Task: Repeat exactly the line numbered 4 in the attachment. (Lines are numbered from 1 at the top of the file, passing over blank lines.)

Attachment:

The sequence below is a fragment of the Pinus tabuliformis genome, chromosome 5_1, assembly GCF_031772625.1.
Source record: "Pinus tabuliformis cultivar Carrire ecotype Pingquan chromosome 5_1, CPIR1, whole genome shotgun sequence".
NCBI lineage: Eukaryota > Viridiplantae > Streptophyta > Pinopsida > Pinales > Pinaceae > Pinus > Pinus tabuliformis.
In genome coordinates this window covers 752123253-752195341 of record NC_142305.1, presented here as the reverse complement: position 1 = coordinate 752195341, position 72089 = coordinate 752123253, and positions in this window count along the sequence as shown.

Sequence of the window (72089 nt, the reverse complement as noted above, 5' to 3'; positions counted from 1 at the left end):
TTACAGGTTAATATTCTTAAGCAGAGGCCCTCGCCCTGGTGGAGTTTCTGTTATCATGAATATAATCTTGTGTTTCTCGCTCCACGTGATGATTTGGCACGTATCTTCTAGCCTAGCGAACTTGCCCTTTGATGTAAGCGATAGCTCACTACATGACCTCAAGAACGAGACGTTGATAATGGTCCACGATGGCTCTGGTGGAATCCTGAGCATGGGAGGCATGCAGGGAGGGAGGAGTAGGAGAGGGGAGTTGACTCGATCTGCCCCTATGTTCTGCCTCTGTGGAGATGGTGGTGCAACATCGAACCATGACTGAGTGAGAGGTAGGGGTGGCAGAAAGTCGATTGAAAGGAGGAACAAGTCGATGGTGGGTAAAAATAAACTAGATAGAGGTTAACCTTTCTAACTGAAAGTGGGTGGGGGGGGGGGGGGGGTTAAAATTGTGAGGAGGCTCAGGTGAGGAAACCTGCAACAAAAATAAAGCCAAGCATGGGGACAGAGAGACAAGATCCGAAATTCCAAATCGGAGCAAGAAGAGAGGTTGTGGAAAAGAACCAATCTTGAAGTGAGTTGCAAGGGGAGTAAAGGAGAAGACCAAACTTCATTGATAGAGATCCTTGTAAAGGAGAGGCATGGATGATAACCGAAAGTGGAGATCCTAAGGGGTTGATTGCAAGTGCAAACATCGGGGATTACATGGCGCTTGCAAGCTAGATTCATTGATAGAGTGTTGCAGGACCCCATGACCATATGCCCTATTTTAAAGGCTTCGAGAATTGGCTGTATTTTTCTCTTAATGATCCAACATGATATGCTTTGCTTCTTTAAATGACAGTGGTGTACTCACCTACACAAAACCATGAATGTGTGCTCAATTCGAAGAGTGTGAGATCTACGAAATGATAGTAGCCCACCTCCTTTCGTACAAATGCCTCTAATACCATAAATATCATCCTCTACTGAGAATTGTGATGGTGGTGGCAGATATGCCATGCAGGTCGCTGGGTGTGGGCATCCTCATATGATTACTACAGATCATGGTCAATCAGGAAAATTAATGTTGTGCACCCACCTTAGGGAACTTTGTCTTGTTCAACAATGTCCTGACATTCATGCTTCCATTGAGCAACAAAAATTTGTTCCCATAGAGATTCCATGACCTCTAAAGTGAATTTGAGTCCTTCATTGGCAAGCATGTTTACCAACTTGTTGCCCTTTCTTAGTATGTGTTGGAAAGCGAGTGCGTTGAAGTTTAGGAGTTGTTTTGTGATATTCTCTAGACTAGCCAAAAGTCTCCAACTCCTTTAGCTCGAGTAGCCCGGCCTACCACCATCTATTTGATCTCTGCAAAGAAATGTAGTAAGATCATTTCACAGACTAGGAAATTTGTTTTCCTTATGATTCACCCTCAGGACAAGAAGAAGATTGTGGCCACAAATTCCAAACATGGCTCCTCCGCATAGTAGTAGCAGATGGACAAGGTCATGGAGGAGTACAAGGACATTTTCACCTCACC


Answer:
In genome coordinates this window covers 752123253-752195341 of record NC_142305.1, presented here as the reverse complement: position 1 = coordinate 752195341, position 72089 = coordinate 752123253, and positions in this window count along the sequence as shown.